Indeed, declarations of faith are generally self-defeating. Some-one will claim this status only for those opinions he cannot defend. No one ever declares his shoe size a matter of faith or his mother's sex, or the atomic weight of gold. The moment someone declares an opinion to be a matter of faith, you ought to know what to think of it.


                                                                    (3) Odds On

The most famous argument for believing something for which you have no evidence is Pascal's Wager. Pascal claimed that it is rational to be a Christian even though the evidence available makes the position quite improbable. Because if by chance Chris­tianity turns out to be true, then you win everlasting salvation. While if it is false—if there is no God and no heaven or hell— then you are no worse off than the correct atheist. On the other hand, if you refuse to believe, you will go to hell if you are wrong and be no better off if you are right than a Christian who is wrong. An atheist can never win, and he might lose badly. But a Chris­tian just might win, and he can never lose badly. In other words, no matter how improbable the truth of Christianity, it's always the best bet.

There is nothing sanctimonious about this. On the contrary, it is rather tawdry. I wonder if someone who had somehow man­aged to make himself love Jesus on the basis of this calculation would find that love reciprocated. He certainly wouldn't if I were Jesus. But it is a matter of little concern, since Pascal's argument is not all it is cracked up to be anyway.

Note first that what is rational to believe has here been sepa­rated from what you have any reason to think true. That is the whole point of the argument. Pascal's Wager is thus irrelevant when the question is whether or not God exists. Pascal's Wager attempts to show that Christianity is the best bet however unlikely its truth.

Nor, however, does the argument work on its own terms. It does not show Christianity to be the best bet. By the method of Pascal's Wager, any other doctrine that attaches everlasting bliss to agreement and everlasting agony to disagreement does equally well. The choice is not, as Pascal tacitly assumes, between Chris­tianity and atheism alone. The choice must be made between all the different religions according to which adherents go to heaven while everyone else goes to hell, Islam, for example. Pascal pro­vides no grounds for being a Christian rather than a Muslim. The choice between them is a 50:50 bet.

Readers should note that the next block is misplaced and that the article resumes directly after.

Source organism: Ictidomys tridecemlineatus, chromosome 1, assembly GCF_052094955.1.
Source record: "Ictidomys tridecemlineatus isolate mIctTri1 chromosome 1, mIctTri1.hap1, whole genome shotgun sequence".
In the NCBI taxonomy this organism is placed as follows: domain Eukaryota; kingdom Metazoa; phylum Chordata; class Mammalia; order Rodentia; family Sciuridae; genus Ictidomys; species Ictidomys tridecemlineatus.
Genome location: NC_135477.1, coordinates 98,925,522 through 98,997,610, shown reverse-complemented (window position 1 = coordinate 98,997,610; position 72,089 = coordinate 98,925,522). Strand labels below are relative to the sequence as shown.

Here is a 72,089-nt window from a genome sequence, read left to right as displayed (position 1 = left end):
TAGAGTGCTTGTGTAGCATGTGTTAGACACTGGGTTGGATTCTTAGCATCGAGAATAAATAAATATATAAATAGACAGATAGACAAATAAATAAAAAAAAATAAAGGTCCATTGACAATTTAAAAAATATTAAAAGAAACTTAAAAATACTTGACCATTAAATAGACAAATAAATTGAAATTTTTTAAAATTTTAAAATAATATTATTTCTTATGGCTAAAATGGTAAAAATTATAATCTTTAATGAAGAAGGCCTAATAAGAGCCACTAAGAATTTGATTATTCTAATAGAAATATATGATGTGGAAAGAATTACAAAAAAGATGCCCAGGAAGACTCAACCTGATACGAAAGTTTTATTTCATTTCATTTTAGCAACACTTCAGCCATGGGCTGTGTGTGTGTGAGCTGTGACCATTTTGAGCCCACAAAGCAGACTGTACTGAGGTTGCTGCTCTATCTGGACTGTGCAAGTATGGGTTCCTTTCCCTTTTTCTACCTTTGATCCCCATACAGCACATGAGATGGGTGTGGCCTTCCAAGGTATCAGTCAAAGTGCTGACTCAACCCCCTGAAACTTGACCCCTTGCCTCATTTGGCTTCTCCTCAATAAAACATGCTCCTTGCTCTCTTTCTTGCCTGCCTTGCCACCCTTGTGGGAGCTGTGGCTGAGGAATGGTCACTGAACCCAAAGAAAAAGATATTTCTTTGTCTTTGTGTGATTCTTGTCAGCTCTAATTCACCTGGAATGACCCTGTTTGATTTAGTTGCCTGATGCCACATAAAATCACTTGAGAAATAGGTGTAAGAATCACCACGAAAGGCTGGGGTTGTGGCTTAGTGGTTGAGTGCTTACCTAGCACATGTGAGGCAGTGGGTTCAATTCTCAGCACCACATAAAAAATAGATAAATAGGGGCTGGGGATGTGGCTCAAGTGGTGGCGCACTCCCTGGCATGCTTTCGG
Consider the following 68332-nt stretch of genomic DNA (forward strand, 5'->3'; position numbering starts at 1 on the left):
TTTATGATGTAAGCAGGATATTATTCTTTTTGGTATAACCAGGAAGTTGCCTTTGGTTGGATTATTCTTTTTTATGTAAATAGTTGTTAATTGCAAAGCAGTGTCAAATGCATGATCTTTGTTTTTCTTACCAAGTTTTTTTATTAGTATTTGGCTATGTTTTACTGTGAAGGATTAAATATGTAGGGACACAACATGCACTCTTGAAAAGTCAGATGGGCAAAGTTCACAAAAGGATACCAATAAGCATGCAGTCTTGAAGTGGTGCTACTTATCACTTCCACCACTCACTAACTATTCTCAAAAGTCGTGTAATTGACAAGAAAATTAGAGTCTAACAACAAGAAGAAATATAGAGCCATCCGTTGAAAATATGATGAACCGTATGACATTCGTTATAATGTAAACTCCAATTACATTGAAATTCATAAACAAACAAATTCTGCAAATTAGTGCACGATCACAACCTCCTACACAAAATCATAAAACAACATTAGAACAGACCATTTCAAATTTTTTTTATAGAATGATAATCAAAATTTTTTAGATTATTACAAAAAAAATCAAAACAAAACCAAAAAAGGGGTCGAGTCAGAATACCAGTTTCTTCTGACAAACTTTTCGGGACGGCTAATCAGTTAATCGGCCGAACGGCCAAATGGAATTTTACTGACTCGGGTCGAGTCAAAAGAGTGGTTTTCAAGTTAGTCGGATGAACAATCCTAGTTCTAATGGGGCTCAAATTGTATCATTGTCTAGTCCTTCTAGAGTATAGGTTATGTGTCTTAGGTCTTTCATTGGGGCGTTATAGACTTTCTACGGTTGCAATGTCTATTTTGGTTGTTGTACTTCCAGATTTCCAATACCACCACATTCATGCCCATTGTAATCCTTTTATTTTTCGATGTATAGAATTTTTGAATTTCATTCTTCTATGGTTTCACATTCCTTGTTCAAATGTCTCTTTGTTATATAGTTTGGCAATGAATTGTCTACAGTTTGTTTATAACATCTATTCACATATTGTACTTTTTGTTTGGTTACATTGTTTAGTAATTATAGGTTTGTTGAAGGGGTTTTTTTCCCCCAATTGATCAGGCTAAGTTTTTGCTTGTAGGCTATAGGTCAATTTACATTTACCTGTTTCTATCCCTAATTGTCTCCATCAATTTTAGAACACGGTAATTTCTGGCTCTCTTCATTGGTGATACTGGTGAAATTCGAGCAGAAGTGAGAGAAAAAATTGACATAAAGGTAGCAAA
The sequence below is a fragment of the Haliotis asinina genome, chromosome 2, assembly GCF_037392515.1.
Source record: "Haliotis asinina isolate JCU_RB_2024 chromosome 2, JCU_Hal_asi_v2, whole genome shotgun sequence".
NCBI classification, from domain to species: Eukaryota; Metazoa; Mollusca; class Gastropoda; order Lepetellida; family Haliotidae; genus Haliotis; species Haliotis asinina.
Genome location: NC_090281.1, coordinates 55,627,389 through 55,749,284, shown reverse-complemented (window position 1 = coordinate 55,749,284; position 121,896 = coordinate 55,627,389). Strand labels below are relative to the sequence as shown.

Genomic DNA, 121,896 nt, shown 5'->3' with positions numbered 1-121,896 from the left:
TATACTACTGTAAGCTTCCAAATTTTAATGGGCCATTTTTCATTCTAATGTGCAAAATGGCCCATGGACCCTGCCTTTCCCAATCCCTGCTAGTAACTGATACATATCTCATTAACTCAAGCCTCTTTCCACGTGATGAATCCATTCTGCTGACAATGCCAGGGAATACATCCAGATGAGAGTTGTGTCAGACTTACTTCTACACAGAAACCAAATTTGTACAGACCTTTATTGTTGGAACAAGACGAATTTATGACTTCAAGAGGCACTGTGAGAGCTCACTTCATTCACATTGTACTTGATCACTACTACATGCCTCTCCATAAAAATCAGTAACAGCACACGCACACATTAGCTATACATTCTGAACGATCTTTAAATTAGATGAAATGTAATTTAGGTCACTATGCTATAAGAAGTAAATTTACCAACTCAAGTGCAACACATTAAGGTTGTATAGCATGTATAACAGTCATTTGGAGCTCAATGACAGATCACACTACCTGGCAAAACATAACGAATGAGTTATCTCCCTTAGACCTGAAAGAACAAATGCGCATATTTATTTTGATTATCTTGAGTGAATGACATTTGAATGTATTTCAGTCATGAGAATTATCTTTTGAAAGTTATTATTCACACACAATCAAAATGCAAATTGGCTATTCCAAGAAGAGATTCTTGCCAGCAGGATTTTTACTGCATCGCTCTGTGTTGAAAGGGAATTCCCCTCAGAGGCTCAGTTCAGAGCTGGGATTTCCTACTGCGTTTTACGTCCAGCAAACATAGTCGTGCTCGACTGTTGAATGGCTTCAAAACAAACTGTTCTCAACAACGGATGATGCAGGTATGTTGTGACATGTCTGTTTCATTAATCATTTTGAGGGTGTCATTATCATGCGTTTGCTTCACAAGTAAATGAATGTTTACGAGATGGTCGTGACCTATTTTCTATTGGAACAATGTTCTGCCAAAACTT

Worse/Islam is not the only heaven and hell rival to Chris­tianity. There is also Blytonism: the view that only those who worship Enid Blyton as the creator of the cosmos will go to heaven, the rest to hell. Admittedly, I just made up this religion. But it is a possible religion. Why should only those religions that have so far been made up receive the benefit of Pascal's Wager? Had Pascal lived in 2000 b.c. he might have come up with his wager, and it wouldn't then have been Christianity that it defended. Nor should anyone object to the lack of evidence for Blytonism. It is the starting assumption of Pascal's Wager that the doctrine in question—Christianity, Islam, or Blytonism— lacks evidence sufficient alone to warrant belief in it.

Once you see that Pascal's Wager supports equally not only Christianity, nor even all established religions, but all possible heaven and hell religions, the game is up. For infinitely many such religions are possible. Which will you choose? Choose any one of them and the chance that you have made the best bet is not 50:50 (i.e., 1 in 2), it's one in infinity: this religion versus all the infinitely many other possible heaven and hell religions.

Each possible religion, including Christianity, is but one ticket in a lottery with infinitely many tickets. Each bet has an equal chance of being best: i.e., an infinitesimal chance. And an infin­itesimal chance is no chance at all. Without some evidence, every religion is an equally hopeless bet.


1.       Along with Papal infallibility, the notion of the strict mystery and its appli­cation to the Unity of the Trinity was settled upon at the Vatican Council of 1869-1870.

                            From Jamie Whyte, Crimes against Logic [2004]